Saturday , June 19 2021

Amazon forests failed to track climate change

Measuring amazonian tree in forest land, Peru (2009) Credit: Roel Brienen, University of Leeds

More than 100 scientists have estimated the impact of global warming on thousands of trees throughout the Amazon to reveal the winners and losers in 30 years of climate change. Their analysis has shown that the effects of climate change change the tree species, but not fast enough to keep up with the change in the environment.

The team, led by the University of Leeds in collaboration with more than 30 institutions around the world, used long-term records with more than a hundred parcels within the Amazon Forest Inventory network (RAINFOR) to track the lives of individual trees around the Amazon Amazon region. Their results have shown that, since the 1980s, the global environmental changes – stronger droughts, increased temperatures and higher levels of carbon dioxide in the atmosphere – have been slowly influenced by the growth and mortality of certain types of trees.

Specifically, the study found that most tree species that like moisture die more often than other species, and those that are suitable for droughts can not replace.

Dr Adrian Esquivel Muelbert, of the Leeds Geographic Faculty, said: "The ecosystem response lags behind the climate change rate, and data have shown us that the droughts that hit the Amazonian basin in the last decades have had serious consequences for the composition of forests, with larger mortality in species of trees most vulnerable to droughts and insufficient compensatory growth in species that are better equipped to survive dry conditions. "

Dying Forest in Central Amazon, Brazil, 2016 Credit: Adriane Esquivel Muelbert, University of Leeds

The team also found that larger trees – predominantly crown species in the upper levels of forests – emerge from smaller plants. Team observations confirm the belief that the "canapés" types will be "winners" of climate change, as they benefit from increased carbon dioxide, enabling them to grow faster. This further suggests that higher concentrations of carbon dioxide also have a direct impact on the composition of forests and forest dynamics – the way in which forests grow, die and change.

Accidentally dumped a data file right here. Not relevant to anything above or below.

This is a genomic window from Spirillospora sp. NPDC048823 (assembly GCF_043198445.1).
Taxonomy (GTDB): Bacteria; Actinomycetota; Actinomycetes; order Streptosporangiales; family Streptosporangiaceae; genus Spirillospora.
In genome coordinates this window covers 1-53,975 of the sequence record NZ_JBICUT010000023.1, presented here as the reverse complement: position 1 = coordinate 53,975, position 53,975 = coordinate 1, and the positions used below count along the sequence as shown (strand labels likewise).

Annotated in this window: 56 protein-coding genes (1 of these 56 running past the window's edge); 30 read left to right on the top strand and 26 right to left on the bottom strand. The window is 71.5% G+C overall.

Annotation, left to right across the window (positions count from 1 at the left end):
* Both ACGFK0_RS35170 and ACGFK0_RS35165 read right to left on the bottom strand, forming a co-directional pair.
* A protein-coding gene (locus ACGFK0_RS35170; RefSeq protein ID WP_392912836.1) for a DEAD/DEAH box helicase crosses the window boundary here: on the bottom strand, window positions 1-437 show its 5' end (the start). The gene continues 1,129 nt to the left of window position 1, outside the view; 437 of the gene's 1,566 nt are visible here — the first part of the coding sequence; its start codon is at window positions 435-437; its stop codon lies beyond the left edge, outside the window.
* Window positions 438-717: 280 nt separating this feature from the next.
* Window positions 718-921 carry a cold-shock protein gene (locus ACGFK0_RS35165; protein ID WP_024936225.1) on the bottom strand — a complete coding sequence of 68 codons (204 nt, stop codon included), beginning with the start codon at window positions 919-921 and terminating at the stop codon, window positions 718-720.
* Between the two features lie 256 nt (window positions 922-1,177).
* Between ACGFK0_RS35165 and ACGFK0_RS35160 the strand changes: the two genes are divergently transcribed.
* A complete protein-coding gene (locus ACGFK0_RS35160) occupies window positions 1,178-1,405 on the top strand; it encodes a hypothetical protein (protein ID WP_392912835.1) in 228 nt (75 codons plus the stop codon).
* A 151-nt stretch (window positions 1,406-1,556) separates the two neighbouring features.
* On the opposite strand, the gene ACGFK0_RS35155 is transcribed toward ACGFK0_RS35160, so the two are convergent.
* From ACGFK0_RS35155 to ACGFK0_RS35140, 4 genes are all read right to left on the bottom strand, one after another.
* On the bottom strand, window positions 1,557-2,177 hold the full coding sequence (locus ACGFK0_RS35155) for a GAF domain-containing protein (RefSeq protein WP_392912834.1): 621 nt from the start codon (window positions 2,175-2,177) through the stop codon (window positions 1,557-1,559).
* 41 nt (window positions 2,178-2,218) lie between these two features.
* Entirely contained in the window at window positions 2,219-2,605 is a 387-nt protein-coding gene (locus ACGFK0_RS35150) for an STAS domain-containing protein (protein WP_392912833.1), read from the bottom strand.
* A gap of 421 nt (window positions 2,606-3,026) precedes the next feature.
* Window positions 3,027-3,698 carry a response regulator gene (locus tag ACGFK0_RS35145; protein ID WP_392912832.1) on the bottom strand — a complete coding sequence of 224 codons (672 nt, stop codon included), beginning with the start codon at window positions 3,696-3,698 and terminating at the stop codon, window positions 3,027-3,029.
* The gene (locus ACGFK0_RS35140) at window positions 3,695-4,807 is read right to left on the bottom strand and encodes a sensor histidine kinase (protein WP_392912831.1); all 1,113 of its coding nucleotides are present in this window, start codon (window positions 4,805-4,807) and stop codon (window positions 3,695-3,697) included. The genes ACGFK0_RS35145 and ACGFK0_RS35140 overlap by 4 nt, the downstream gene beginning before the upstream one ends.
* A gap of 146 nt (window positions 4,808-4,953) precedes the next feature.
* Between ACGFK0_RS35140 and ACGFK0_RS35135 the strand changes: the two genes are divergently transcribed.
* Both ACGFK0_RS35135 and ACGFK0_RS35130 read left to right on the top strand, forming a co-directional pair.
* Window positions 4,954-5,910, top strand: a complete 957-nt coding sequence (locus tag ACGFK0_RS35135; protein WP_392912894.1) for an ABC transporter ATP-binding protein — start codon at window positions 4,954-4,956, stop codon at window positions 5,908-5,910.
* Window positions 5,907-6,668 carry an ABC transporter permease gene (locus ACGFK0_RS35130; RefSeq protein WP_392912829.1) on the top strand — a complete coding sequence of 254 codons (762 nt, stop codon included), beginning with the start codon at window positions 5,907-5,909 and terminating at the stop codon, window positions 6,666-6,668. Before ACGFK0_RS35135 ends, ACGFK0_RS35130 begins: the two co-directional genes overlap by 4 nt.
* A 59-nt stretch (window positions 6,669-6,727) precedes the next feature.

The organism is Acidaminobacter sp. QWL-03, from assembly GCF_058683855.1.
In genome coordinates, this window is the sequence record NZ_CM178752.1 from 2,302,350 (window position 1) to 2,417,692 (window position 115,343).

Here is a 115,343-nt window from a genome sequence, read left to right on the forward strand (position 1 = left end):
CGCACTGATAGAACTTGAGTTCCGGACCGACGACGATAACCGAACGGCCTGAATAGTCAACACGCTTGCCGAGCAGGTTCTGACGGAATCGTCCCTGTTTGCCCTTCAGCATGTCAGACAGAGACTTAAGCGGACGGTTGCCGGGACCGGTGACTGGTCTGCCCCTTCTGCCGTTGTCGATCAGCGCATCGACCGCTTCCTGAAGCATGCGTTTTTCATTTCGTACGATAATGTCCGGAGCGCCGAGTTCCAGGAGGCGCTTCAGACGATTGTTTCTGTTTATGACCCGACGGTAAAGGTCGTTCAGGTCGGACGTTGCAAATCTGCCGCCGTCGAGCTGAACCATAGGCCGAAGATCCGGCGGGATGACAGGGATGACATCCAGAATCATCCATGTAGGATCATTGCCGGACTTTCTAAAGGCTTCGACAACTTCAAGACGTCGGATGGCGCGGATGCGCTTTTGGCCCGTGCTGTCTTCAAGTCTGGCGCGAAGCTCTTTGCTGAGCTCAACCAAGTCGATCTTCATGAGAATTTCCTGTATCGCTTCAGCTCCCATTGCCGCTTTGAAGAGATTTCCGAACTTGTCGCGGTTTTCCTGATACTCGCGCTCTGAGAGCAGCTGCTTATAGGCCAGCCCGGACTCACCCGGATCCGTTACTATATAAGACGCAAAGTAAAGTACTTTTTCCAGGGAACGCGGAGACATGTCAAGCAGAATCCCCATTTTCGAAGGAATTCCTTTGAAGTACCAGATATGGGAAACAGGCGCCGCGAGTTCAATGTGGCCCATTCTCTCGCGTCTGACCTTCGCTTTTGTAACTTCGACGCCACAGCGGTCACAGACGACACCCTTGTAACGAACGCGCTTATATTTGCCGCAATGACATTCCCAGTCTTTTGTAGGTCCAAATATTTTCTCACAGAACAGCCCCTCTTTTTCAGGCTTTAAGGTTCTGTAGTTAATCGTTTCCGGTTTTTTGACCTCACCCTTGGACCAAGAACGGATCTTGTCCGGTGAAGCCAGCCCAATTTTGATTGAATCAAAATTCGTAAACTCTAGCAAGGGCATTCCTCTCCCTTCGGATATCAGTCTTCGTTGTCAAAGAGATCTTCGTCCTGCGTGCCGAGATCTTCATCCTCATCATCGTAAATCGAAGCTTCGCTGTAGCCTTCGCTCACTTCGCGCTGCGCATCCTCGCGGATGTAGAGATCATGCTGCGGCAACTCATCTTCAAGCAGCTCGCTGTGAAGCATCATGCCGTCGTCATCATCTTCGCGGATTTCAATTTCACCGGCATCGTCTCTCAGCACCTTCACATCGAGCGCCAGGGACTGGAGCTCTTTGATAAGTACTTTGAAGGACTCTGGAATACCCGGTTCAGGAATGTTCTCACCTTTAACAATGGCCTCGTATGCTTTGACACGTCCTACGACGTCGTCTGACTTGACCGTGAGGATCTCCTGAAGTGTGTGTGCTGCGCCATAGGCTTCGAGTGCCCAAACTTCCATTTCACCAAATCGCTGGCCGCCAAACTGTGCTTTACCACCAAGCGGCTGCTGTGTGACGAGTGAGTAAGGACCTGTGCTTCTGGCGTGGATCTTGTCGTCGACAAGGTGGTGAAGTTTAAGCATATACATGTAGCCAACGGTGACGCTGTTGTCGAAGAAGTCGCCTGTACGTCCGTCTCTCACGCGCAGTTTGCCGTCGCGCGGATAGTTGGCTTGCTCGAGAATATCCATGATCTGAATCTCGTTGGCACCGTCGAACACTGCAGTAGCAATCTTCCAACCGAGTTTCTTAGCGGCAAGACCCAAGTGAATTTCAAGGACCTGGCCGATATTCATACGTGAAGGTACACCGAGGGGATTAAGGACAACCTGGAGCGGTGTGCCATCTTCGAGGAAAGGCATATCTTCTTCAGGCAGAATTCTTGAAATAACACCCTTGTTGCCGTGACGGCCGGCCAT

In addition, research shows that pioneering trees – trees that quickly pass and grow in the gaps that remain behind when trees die – benefit from accelerating forest dynamics.

Research co-author Oliver Phillips, a professor of tropical ecology in Leeds and founder of the RAINFOR network, said: "Increasing some pioneer trees, such as the exceptionally fast growing Cecropia, is consistent with the observed changes in forest dynamics, which can also be ultimately triggered by increased levels of carbon dioxide. "

Measurement of large trees in central Amazon, Brazil, 2016. Credit: Adriane Esquivel Muelbert, University of Leeds

Dr. Kyle Dexter of the University of Edinburgh said: "The impact of climate change on forest communities has important implications for the rainforest biodiversity, and the most vulnerable species of drought are twice as dangerous, limited to smaller locations in the heart of the Amazon, which makes them more likely to will be extinct if this process continues.

"Our findings point to the need for more stringent measures to protect the existing intact rainforests, which are known to have deplorable agricultural and livestock drainage in the region, which exacerbates the consequences of global climate change."

Paper The Amazing Forest Response to Climate Change was published in Global Biological Change November 8, 2018

Explore further:
The drought stops tree growth and stops Amazon's coal sink, researchers say

More information:
The amalgamated forest response to climate change, Global Biological Change, DOI: 10.1111 / gcb.14413

Global Biological Change

Under condition:
University of Leeds

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